HIPAA Privacy Regulations: More Changes in the Works
By: RYAN S. JOHNSON & ELIZABETH R.G. SPOHN
On March 27, 2002, the Department of Health and Human Services (HHS) published proposed modifications to the HIPAA Privacy Rule. Along with the proposed modifications, HHS also published model language for business associate agreements. The 30-day comment period ended April 26, 2002 and HHS is now in the process of finalizing the modified Privacy Rule. While there is no target date for publication of the modified rule, and no certainty about what the rule will say, the proposed modifications would substantially alter several major aspects of the Privacy Rule, including the consent requirement and the use of authorizations for marketing and research.
Consent & Notice
The modifications would abolish HIPAA's consent requirement. Providers would no longer need an individual's written consent to use or disclose protected health information for treatment, payment or health care operations. State law, however, will often require consent, despite the potential change to HIPAA. While some advocacy groups object to this modification, arguing that it eliminates a patient's opportunity to consider and discuss a provider's privacy practices, many health care organizations welcome the change as an easing of the HIPAA administrative burden. The elimination of the consent requirement allows providers to use patient information to set appointments, advise patients over the phone, and fill prescriptions prior to seeing the patient in person. Providers must still give patients a written notice explaining their privacy practices at a patient's first face-to-face encounter with the provider, and the proposed regulations would require providers to document good faith efforts to obtain patients' written acknowledgement of receiving the notice.
The modifications clarify and expand the requirement of patient authorization for marketing. HHS makes clear that the definition of "marketing" does not include face-to-face communications with patients (such as a conversation in which a physician recommends the use of a medication to a patient), or communications designed to help manage a patient's treatment (such as information on disease management programs, appointment reminders, and prescription refill reminders). The proposed modifications would eliminate the disclosure and opt-out option previously available under the Privacy Rule, which would have allowed providers to market to patients without authorization as long as the communication made certain disclosures and gave the patient the option to opt out of future marketing communications. Under the proposed modifications, patient authorization would be required for all communications defined as "marketing," regardless of whether the provider was paid for the communication or the communication made the disclosures.
The proposed modifications to the Privacy Rule retain the prohibition against using protected health information for research purposes without a written authorization or a waiver approved by an Institutional Review Board or Privacy Board. However, the proposed modifications would make some research less onerous by eliminating the need for researchers to obtain multiple permission forms-under the "old" rules, providers generally needed one form for a patient to consent to participate in the research study, and another related to the participant's privacy rights. The proposed modification would allow the HIPAA-required authorization to be combined with an informed consent for all types of research, not merely research that involves treatment of the individual.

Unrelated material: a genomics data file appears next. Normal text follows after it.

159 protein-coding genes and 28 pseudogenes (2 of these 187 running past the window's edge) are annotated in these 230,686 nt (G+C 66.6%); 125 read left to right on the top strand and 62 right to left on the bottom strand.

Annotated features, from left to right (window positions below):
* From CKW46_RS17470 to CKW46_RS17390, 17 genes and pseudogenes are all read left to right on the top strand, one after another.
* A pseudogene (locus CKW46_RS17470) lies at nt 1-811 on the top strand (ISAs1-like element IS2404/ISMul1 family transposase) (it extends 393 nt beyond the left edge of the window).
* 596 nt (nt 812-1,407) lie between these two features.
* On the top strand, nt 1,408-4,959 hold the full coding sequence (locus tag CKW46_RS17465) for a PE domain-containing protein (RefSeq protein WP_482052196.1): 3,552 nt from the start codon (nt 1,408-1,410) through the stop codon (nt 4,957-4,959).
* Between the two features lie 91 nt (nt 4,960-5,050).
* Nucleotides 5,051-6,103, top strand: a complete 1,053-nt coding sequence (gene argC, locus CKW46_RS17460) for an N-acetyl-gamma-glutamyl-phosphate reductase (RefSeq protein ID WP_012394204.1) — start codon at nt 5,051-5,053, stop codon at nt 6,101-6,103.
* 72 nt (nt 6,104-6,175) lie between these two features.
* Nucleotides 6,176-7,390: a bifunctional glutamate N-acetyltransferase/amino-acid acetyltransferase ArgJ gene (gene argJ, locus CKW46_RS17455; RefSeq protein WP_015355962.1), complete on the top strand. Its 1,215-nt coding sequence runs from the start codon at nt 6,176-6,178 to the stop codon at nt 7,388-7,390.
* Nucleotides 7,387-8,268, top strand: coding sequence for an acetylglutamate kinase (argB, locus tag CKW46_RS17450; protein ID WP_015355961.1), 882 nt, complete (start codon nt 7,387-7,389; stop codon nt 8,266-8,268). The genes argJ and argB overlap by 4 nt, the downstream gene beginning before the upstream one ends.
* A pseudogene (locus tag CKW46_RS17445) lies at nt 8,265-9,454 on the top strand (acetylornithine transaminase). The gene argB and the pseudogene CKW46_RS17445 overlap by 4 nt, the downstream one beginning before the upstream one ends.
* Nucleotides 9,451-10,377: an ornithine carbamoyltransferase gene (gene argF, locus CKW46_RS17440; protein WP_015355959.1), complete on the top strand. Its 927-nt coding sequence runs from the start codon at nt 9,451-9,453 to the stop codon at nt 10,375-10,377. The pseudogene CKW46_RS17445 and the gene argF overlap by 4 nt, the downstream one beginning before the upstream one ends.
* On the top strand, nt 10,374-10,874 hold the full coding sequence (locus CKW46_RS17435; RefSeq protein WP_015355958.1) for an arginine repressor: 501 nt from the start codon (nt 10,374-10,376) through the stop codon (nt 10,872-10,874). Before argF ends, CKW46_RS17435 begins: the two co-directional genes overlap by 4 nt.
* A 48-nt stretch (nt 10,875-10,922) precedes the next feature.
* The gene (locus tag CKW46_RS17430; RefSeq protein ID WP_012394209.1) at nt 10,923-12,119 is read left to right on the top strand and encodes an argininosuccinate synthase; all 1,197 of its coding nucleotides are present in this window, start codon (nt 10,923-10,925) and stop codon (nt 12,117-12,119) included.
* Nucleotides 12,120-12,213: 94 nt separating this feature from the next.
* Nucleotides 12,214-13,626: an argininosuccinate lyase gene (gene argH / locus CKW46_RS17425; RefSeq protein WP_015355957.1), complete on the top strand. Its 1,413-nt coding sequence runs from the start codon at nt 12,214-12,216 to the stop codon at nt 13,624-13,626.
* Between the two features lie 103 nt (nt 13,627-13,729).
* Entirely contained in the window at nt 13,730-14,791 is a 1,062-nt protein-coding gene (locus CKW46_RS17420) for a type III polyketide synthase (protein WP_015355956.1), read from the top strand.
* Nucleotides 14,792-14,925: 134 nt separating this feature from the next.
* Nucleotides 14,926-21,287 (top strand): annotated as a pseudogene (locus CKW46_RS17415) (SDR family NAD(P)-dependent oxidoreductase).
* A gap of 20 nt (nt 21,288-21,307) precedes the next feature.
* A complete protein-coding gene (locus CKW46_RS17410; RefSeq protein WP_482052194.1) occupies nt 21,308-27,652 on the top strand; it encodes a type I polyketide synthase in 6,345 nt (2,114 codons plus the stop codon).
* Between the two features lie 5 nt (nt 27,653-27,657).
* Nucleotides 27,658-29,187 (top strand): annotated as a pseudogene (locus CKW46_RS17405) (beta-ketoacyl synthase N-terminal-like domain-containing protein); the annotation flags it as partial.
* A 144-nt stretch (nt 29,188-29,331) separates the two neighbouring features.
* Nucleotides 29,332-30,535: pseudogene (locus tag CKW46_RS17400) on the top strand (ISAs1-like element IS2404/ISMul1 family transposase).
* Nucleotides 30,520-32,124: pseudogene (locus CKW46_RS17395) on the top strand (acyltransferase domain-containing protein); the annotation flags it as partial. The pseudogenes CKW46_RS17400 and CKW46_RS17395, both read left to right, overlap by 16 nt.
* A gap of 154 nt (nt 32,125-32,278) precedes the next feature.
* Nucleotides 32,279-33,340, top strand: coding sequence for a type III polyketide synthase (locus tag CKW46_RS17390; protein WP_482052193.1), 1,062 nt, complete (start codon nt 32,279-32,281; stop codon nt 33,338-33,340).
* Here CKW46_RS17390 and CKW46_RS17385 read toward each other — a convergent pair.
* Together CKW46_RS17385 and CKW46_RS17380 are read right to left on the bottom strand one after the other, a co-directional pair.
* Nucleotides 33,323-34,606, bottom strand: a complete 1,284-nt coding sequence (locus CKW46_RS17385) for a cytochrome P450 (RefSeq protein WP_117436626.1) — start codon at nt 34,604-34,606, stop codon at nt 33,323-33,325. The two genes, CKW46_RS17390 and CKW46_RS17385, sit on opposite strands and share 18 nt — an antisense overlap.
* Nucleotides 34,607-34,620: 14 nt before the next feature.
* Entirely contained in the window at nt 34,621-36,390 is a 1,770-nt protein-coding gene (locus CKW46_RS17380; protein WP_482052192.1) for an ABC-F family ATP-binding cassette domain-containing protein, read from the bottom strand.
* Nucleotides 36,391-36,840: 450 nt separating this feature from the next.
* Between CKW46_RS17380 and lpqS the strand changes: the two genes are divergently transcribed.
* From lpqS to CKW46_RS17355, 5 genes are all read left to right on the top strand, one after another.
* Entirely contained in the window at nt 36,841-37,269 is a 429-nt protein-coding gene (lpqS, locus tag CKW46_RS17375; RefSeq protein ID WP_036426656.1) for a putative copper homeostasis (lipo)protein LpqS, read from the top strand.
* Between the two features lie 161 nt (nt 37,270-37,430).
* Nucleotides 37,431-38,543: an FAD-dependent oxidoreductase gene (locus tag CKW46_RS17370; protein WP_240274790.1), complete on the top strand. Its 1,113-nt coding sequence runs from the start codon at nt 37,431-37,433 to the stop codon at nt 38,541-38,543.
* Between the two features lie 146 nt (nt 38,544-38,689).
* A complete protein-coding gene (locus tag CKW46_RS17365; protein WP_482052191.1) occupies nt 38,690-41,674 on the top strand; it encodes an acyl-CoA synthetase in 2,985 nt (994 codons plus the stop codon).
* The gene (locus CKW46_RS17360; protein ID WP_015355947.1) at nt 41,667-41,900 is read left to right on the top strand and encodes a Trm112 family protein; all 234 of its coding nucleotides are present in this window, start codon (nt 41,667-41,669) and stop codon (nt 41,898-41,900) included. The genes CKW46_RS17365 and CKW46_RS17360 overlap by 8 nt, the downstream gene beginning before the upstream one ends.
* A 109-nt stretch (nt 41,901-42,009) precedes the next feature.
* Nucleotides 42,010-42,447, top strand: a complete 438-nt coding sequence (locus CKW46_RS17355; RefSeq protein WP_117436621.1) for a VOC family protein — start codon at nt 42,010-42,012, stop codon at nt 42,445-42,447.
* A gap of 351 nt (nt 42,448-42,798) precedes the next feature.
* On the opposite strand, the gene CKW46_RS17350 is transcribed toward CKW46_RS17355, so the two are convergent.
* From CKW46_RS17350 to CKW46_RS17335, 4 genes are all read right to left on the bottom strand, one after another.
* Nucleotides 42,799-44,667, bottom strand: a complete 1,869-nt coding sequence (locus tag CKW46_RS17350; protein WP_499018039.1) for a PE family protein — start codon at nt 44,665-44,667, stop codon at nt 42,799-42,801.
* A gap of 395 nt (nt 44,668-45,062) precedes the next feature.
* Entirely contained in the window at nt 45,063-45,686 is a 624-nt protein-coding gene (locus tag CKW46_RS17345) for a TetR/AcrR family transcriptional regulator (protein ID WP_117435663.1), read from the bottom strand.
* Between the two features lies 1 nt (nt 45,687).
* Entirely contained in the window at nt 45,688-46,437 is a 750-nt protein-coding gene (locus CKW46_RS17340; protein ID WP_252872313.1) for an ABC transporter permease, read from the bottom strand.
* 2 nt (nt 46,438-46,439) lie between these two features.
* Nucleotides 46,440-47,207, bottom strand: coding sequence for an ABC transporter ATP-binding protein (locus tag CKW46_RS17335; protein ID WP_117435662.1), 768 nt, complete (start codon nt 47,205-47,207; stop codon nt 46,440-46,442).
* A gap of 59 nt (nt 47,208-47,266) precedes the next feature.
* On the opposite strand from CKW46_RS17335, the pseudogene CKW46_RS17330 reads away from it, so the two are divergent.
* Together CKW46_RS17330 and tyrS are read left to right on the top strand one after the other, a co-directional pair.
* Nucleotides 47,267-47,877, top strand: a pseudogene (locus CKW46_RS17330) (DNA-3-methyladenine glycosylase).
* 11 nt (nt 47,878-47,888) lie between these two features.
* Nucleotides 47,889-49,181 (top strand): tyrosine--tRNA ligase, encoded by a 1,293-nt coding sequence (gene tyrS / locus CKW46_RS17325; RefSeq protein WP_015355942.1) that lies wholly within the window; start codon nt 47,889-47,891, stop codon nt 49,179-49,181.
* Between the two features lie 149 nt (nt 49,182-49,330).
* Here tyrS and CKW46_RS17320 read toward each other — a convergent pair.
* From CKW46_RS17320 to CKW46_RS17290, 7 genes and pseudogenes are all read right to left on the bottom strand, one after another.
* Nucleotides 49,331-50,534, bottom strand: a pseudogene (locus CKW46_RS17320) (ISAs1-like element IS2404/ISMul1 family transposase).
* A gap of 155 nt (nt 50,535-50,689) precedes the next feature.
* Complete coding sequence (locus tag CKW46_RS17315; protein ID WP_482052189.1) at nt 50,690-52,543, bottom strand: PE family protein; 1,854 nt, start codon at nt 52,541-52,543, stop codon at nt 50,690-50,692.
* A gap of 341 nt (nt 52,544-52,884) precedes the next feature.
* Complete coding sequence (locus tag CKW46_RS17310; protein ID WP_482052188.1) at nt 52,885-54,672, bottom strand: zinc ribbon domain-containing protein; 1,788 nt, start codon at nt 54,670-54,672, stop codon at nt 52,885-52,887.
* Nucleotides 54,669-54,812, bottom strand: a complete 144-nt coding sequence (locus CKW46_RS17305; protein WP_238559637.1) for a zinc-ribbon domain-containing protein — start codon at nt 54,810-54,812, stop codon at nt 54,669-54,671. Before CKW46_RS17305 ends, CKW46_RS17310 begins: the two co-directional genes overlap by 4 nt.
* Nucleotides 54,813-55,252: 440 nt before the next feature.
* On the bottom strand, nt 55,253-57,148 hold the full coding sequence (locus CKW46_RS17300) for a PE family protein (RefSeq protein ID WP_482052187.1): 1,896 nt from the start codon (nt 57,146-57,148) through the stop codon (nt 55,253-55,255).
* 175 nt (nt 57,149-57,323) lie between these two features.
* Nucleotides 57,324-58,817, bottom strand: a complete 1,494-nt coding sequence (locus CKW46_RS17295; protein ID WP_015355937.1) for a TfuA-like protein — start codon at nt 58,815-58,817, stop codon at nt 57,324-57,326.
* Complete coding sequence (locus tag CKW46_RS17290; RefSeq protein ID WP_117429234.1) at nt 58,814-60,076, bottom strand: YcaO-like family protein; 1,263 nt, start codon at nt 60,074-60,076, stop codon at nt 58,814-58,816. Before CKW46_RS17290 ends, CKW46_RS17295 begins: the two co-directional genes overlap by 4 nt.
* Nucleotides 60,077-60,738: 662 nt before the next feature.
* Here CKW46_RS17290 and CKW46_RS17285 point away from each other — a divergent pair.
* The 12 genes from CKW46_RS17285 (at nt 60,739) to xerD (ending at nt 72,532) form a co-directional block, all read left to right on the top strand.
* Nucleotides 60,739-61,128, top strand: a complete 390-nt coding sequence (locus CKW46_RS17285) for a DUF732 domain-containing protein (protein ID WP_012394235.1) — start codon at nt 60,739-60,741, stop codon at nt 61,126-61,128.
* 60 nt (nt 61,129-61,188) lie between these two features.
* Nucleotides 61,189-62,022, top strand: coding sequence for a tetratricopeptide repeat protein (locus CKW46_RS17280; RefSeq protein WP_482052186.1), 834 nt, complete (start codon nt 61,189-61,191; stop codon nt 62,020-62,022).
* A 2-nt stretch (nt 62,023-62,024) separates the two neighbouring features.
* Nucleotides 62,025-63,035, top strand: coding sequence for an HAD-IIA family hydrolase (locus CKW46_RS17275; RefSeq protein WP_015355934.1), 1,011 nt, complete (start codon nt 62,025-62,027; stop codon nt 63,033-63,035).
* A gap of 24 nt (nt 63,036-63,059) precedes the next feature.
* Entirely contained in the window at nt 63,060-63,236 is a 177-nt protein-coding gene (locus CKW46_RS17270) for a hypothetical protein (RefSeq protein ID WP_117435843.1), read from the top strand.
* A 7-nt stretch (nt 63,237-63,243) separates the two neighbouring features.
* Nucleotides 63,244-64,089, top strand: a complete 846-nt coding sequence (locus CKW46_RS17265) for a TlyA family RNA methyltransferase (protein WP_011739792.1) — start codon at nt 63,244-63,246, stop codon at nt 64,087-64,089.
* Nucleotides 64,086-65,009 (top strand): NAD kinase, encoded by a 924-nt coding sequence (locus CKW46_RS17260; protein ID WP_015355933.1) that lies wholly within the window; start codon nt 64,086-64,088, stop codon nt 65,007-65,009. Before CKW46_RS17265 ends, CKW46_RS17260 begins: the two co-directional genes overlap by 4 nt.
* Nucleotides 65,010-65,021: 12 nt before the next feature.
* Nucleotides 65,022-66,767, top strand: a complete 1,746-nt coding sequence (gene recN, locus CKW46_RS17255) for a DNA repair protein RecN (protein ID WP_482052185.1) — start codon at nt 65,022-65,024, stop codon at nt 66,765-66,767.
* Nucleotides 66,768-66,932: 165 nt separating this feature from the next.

Another proposed modification would change the criteria for obtaining waivers of authorization so that the Privacy Rule would more closely follow the requirements of the Common Rule, which governs federally funded research. Under the proposed modifications, the eight current criteria for waiver of a research subject's authorization would be reduced to three:
- the use or disclosure of protected health information must involve no more than minimal risk to the individual;
- the research could not practicably be conducted without the waiver or alteration of the authorization; and
- the research could not practicably be conducted without access to and use of the protected health information.
The proposed modifications would also allow covered entities to use and disclose protected health information for a specific research study that began prior to April 14, 2003 if the covered entity has obtained, prior to the compliance date, an authorization or other express legal permission from the individual authorizing the use and disclosure of protected health information in connection with the research study. The proposed modification responds to the research community's concerns that research would be disrupted and data would be lost if covered entities were forced to attempt to obtain consents to use archived information obtained or created prior to April 14, 2003. Again, however, keep in mind that state law provisions for research may be more strict about requiring consent than HIPAA would be.
It is impossible to know exactly what the finalized Privacy Rules will look like, or when they will be published, but the government is still standing by the April 14, 2003 compliance date. Covered entities should continue working towards HIPAA compliance, and wait for further updates on the proposed rules.